~DoriMelinda

Adding Insult to Injury

Adding Insult to Injury

http://www.wgxa.tv/news/topstories/Milledgeville-Pharmacist-Refuses-to-Fill-Prescription-for-Miscarriage-Patient-299421801.html

As I mentioned in my previous post, I have a problem with our current health insurance system (who doesn’t?!) — specifically with how for the vast majority of people with insurance through their jobs, employers hold power over what should be an individual decision about their health care. As was horrifically evidenced in the Supreme Court Hobby Lobby decision, this linkage allows strangers to have power over which health care options are available to us as consumers, and — completely unsurprisingly — the powers-that-be most often make decisions that disproportionately negatively impact women. And why do these laws allowing these people to make decisions about my health exist? Because, as my hero Dan Savage has frequently said in pointing out the hypocrisy of right-wing politicians, “Conservatives want small government. They want it so small that it can fit inside a woman’s vagina.” So much for personal liberty, eh?

But it isn’t just employers who have the power to make decisions for women. No, it’s pharmacists, too. In early April, a woman named Brittany Cartrett had a miscarriage just five or six weeks into her pregnancy. Her doctor kindly wrote her a prescription for a medication that would allow her to pass the miscarriage without an invasive procedure called a D&C. However, when Cartrett went to the local WalMart pharmacy to fill the prescription, she was told “no.” Apparently, the prescribed medication can also be used to induce abortions and — even though this was not Cartrett or her doctor’s intended use of the medication — the pharmacist stated that she “couldn’t think of a valid reason why [someone] would need this prescription.”

This is a prime example of the country’s cultural and institutional sexism. Six states currently have a law on the books that allows providers to refuse reproductive-related healthcare services to individuals based upon their own religious beliefs. Now, don’t get me wrong, I believe that these individuals have the right to feel however they want to about religion and procreation. But that should not prohibit them from providing services. That goes beyond the scope of their role. That is not their job.

But, is this truly sexist? Isn’t this more of a religious freedom issue than one of sexism? Some could argue that point. But, I chose to include this story, because we don’t see men being denied anything that their doctor has said is necessary. In fact, there’s no debate as to whether health insurance should cover vasectomies or Viagra for men. But when women want to be in control of their bodies, when women choose to make decisions about how and when they reproduce, that’s when conflicts arise. That’s when pharmacists refuse to provide medication, not for anything related to how the drugs will be used, but based on how they could potentially be used. And that, in my opinion, is sexist.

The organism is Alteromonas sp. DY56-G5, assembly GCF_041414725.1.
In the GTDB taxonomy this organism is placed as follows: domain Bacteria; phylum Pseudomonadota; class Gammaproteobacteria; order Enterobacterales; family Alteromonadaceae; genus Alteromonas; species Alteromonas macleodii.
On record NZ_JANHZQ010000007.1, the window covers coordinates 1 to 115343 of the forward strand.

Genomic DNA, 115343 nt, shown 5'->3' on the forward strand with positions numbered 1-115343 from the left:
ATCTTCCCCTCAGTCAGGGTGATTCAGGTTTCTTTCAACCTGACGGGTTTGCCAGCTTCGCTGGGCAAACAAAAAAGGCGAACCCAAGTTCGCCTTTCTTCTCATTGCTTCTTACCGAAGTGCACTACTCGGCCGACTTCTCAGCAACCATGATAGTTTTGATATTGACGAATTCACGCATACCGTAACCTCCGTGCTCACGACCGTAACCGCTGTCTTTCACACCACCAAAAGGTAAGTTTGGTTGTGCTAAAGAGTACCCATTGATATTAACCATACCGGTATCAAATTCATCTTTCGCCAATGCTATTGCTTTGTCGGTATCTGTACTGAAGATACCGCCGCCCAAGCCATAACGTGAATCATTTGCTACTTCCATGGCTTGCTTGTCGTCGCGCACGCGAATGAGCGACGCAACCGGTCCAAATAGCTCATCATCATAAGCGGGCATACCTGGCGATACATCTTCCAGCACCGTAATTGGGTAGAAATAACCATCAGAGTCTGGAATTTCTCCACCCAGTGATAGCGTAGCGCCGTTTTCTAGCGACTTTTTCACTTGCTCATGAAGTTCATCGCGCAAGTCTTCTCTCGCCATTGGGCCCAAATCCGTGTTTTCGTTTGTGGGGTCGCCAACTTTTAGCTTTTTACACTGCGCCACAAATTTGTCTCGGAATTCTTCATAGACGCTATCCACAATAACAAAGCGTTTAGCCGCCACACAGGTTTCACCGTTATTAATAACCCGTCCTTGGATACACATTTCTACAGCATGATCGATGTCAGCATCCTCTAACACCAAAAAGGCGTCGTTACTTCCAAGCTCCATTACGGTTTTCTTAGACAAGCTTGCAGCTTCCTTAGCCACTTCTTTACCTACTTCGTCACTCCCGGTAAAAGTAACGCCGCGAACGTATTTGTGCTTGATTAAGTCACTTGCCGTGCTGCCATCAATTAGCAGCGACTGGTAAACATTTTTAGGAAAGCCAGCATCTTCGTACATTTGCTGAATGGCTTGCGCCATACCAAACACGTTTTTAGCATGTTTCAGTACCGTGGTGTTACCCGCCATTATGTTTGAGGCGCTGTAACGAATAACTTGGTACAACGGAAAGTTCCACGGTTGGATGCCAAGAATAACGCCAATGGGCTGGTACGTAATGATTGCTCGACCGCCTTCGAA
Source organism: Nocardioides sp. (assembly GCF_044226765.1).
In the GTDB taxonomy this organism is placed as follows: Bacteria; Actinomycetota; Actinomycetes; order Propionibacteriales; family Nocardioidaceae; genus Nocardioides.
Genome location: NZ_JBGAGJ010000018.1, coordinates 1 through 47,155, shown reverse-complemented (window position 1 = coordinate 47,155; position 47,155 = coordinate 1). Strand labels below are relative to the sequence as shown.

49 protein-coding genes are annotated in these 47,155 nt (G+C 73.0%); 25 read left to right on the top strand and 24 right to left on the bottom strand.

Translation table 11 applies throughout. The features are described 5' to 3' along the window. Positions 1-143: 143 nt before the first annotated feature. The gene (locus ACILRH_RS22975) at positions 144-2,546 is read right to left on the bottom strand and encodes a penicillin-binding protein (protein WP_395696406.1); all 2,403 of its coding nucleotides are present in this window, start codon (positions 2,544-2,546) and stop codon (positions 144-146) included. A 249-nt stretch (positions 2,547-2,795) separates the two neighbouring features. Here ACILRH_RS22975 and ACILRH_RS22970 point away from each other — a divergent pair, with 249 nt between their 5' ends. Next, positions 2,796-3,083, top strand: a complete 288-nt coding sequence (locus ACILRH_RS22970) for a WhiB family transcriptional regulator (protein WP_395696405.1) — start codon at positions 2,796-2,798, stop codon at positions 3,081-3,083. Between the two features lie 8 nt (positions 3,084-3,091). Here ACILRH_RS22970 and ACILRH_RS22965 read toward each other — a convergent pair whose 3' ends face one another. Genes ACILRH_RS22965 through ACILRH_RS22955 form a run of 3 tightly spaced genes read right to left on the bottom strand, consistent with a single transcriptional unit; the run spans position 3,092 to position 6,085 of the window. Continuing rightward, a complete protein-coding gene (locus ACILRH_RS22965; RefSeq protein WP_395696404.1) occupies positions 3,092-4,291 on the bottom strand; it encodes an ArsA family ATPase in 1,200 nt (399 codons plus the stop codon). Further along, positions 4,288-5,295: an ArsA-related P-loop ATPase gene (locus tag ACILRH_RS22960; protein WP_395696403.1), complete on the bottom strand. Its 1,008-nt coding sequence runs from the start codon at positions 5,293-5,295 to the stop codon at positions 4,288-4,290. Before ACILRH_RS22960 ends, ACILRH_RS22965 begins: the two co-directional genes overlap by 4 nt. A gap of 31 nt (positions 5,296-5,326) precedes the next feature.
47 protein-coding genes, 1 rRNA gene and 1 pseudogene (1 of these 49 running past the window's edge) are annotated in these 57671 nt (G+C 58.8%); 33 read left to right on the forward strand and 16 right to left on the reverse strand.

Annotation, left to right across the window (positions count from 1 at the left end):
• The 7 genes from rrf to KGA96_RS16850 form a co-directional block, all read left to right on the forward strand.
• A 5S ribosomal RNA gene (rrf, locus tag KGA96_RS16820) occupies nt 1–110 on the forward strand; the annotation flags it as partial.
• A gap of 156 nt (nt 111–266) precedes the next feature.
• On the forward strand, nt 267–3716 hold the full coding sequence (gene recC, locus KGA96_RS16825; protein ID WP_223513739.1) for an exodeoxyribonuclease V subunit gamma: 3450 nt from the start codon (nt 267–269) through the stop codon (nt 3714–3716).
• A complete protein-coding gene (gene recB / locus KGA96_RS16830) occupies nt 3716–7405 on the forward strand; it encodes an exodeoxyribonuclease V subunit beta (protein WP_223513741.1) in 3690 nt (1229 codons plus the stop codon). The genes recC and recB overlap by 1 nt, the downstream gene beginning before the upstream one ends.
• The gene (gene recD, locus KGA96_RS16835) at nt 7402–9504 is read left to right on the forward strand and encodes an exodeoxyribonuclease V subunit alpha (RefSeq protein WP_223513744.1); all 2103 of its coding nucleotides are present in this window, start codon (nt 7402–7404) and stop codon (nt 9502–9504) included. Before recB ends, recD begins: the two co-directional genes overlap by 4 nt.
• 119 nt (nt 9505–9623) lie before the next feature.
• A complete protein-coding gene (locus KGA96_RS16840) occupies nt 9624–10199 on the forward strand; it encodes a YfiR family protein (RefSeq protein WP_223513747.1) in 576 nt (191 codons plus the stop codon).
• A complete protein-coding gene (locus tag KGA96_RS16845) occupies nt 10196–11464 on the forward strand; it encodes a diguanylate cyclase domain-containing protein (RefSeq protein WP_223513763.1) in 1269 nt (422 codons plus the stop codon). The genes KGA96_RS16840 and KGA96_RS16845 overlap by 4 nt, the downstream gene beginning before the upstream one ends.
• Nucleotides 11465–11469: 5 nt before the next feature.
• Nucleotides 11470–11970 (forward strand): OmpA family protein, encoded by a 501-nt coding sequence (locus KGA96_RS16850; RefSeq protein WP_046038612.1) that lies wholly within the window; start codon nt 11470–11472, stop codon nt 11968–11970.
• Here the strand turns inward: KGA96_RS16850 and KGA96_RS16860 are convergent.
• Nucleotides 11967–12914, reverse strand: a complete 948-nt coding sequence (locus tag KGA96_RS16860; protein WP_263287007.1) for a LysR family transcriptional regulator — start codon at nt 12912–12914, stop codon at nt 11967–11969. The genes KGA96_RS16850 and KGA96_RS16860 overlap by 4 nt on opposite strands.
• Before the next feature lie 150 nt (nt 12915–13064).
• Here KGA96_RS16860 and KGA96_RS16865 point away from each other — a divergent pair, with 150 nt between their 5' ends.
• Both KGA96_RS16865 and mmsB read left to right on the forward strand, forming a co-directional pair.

~DoriMelinda

Shame on UPS

Shame on UPS

Before I begin, a disclaimer. The United States Court system is incredibly complicated. Over the past few years, I’ve begun to understand the system a bit better, but forgive me if I mistakenly present incorrect information about this lawsuit, the courts’ initial decision, and the Supreme Court’s ruling. I’ll do my best.

In October of 2008, Peggy Young sued her former employer UPS under the federal Pregnancy Discrimination Act, for refusing to accommodate her doctor’s orders that she do no heavy lifting (i.e. boxes over 20 pounds) throughout her pregnancy. Rather than transfer her to a job as a truck driver or give her “light duty,” UPS decided to place her on an extended, unpaid leave of absence, during which she lost her health insurance.

Young and her attorneys appealed this decision (twice), and the case ultimately went to the Supreme Court, where — in a shocking turn of events — the majority decided that Young did have the right to sue under the Act. (This is where it gets tricky, the Supreme Court did not actually make a decision on Young’s case. Rather, they bumped it back down to the Fourth Circuit Court, who will decide whether UPS discriminated against her).

Legalese is extremely complicated, but it seems that UPS argued that because their decision to place her on leave was “pregnancy-blind” (meaning that they were considering her “disability” as if it were an injury she obtained off-the-job), she did not deserve any special treatment, and they were not discriminating against her.

A few problems with this: (1) I am still not entirely sure how I feel about people referring to pregnancy as a disability; although we discussed this issue ad nauseam in class, and I know it’s incredibly hard to come up with a definition for that word, it just rubs me the wrong way. And (2) Corporations are heartless.

I understand that it affects the bottom line of a company if an employer gets injured — or pregnant — off the job. But how is it acceptable for the company to put a person on unpaid leave, leading the individual to lose their health insurance when they need it most? (All of this makes me want to jump on my soapbox to talk about how health insurance should never be tied to employment. Every person should have health insurance, whether they are employed or not. It’s a public health issue and our employers should have nothing to do with our bodies… BUT that’s another issue, so I’ll leave it at that.) Employees who choose to have a baby — or God-forbid, get injured — should have the right to remain in their jobs for as long as they healthfully can! Accommodations should absolutely be made in these cases.